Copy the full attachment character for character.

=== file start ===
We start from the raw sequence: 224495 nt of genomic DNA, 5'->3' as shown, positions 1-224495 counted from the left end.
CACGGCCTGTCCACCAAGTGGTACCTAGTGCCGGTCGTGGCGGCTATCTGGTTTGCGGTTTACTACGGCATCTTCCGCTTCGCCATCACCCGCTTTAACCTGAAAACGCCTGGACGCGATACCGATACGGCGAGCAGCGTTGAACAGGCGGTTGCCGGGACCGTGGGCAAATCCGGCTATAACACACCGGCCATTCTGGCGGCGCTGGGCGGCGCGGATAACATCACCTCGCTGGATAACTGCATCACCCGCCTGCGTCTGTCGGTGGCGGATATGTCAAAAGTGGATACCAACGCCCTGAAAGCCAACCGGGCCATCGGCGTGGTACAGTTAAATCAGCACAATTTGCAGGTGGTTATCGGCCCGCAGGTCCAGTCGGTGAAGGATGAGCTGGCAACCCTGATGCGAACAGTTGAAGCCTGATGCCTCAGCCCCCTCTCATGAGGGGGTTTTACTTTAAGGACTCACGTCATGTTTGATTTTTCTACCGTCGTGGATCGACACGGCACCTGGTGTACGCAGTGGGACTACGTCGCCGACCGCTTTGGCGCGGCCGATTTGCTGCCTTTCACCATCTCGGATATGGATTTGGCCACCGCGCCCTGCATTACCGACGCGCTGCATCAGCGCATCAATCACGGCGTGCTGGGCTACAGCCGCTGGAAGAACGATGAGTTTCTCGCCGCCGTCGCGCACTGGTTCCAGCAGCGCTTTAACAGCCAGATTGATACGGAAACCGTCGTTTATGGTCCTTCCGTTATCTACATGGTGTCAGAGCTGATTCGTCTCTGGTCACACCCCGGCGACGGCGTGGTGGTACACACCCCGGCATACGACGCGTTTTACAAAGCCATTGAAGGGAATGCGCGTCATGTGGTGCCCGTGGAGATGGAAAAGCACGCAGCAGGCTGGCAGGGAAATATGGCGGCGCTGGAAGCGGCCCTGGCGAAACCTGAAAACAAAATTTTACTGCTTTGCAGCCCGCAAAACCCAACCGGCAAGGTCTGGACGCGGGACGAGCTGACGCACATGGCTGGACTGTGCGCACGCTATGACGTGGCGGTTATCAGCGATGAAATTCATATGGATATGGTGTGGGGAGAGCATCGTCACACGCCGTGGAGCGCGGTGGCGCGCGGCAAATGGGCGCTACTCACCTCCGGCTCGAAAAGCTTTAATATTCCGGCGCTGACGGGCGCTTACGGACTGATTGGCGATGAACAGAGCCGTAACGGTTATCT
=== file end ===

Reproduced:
We start from the raw sequence: 224495 nt of genomic DNA, 5'->3' as shown, positions 1-224495 counted from the left end.
CACGGCCTGTCCACCAAGTGGTACCTAGTGCCGGTCGTGGCGGCTATCTGGTTTGCGGTTTACTACGGCATCTTCCGCTTCGCCATCACCCGCTTTAACCTGAAAACGCCTGGACGCGATACCGATACGGCGAGCAGCGTTGAACAGGCGGTTGCCGGGACCGTGGGCAAATCCGGCTATAACACACCGGCCATTCTGGCGGCGCTGGGCGGCGCGGATAACATCACCTCGCTGGATAACTGCATCACCCGCCTGCGTCTGTCGGTGGCGGATATGTCAAAAGTGGATACCAACGCCCTGAAAGCCAACCGGGCCATCGGCGTGGTACAGTTAAATCAGCACAATTTGCAGGTGGTTATCGGCCCGCAGGTCCAGTCGGTGAAGGATGAGCTGGCAACCCTGATGCGAACAGTTGAAGCCTGATGCCTCAGCCCCCTCTCATGAGGGGGTTTTACTTTAAGGACTCACGTCATGTTTGATTTTTCTACCGTCGTGGATCGACACGGCACCTGGTGTACGCAGTGGGACTACGTCGCCGACCGCTTTGGCGCGGCCGATTTGCTGCCTTTCACCATCTCGGATATGGATTTGGCCACCGCGCCCTGCATTACCGACGCGCTGCATCAGCGCATCAATCACGGCGTGCTGGGCTACAGCCGCTGGAAGAACGATGAGTTTCTCGCCGCCGTCGCGCACTGGTTCCAGCAGCGCTTTAACAGCCAGATTGATACGGAAACCGTCGTTTATGGTCCTTCCGTTATCTACATGGTGTCAGAGCTGATTCGTCTCTGGTCACACCCCGGCGACGGCGTGGTGGTACACACCCCGGCATACGACGCGTTTTACAAAGCCATTGAAGGGAATGCGCGTCATGTGGTGCCCGTGGAGATGGAAAAGCACGCAGCAGGCTGGCAGGGAAATATGGCGGCGCTGGAAGCGGCCCTGGCGAAACCTGAAAACAAAATTTTACTGCTTTGCAGCCCGCAAAACCCAACCGGCAAGGTCTGGACGCGGGACGAGCTGACGCACATGGCTGGACTGTGCGCACGCTATGACGTGGCGGTTATCAGCGATGAAATTCATATGGATATGGTGTGGGGAGAGCATCGTCACACGCCGTGGAGCGCGGTGGCGCGCGGCAAATGGGCGCTACTCACCTCCGGCTCGAAAAGCTTTAATATTCCGGCGCTGACGGGCGCTTACGGACTGATTGGCGATGAACAGAGCCGTAACGGTTATCT